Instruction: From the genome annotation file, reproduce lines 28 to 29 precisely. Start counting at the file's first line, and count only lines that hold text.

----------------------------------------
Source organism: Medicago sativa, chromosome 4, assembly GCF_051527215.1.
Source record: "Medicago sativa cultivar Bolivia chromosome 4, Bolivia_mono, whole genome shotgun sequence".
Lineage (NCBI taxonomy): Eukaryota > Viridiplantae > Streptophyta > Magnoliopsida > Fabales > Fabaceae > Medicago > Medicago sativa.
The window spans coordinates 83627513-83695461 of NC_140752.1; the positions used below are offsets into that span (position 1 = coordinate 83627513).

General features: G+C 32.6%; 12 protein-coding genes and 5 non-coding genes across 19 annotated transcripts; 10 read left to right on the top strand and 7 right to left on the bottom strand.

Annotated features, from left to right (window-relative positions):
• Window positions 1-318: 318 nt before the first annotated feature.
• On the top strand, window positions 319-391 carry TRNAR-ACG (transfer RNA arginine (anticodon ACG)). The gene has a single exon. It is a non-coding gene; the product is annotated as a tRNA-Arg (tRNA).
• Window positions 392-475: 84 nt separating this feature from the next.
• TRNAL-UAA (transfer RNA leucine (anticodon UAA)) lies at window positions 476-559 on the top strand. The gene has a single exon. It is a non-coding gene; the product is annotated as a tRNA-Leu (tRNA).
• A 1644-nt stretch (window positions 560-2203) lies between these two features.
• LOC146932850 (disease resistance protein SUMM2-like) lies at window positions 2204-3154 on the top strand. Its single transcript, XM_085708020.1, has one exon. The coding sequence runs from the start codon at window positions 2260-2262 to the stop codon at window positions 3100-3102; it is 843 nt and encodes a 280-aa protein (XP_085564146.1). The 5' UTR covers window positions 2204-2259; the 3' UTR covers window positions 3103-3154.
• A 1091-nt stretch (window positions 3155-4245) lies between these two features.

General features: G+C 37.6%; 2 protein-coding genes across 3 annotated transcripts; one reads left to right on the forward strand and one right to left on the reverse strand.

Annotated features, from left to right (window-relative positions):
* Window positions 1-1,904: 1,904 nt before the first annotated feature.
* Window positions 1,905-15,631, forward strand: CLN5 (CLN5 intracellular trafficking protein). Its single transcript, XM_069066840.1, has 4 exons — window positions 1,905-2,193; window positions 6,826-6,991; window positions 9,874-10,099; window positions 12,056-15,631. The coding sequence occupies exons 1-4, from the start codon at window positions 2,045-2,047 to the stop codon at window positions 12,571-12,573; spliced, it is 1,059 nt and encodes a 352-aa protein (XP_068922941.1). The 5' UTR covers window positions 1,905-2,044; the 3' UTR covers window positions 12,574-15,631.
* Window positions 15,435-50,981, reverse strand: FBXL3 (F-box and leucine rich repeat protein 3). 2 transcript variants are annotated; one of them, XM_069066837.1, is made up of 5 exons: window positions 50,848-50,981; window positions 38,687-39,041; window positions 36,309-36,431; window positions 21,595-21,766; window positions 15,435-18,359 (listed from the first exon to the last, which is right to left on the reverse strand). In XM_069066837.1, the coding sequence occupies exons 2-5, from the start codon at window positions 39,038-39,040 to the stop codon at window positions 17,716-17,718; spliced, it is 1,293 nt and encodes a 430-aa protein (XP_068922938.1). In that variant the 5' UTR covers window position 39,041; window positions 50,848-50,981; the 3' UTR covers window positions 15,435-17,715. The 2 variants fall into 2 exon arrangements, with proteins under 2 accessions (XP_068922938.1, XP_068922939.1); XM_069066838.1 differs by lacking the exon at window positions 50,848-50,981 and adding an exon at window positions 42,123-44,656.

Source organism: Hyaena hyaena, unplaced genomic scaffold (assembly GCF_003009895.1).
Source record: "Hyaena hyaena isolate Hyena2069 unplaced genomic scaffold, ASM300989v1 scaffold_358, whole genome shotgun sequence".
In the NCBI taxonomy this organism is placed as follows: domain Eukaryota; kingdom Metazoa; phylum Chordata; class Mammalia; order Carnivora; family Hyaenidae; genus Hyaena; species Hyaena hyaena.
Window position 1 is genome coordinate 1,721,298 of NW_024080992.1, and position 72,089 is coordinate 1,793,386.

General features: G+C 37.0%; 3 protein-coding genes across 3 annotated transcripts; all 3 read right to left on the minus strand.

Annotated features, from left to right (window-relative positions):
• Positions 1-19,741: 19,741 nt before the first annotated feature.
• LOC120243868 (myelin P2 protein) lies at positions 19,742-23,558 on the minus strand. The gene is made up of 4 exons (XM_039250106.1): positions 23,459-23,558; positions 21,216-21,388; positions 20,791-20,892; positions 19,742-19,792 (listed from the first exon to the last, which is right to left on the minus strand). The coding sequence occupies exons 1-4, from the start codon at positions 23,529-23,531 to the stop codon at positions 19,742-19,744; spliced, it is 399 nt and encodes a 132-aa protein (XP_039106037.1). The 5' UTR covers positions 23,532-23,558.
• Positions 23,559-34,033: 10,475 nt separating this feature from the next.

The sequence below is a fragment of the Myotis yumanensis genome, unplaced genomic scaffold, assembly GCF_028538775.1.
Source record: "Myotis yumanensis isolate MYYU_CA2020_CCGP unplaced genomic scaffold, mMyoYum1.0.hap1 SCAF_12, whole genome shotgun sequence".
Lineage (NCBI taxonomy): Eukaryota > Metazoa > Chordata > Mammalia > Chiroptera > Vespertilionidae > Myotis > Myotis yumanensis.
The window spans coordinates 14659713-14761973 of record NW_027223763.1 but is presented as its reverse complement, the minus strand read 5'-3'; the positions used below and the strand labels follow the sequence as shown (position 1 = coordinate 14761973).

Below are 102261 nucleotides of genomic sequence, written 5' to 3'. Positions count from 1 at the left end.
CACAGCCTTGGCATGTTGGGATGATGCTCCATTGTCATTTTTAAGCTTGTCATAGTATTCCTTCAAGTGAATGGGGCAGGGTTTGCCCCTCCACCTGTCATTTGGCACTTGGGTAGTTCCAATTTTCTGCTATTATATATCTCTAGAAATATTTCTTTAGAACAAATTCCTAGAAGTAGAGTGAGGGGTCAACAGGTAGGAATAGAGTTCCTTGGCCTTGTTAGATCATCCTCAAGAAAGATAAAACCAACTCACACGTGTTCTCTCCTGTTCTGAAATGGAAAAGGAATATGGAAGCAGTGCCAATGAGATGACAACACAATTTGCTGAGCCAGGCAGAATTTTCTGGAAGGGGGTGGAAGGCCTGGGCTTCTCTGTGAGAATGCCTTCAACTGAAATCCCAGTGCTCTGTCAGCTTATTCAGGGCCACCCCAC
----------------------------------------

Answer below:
The sequence below is a fragment of the Myotis yumanensis genome, unplaced genomic scaffold, assembly GCF_028538775.1.
Source record: "Myotis yumanensis isolate MYYU_CA2020_CCGP unplaced genomic scaffold, mMyoYum1.0.hap1 SCAF_12, whole genome shotgun sequence".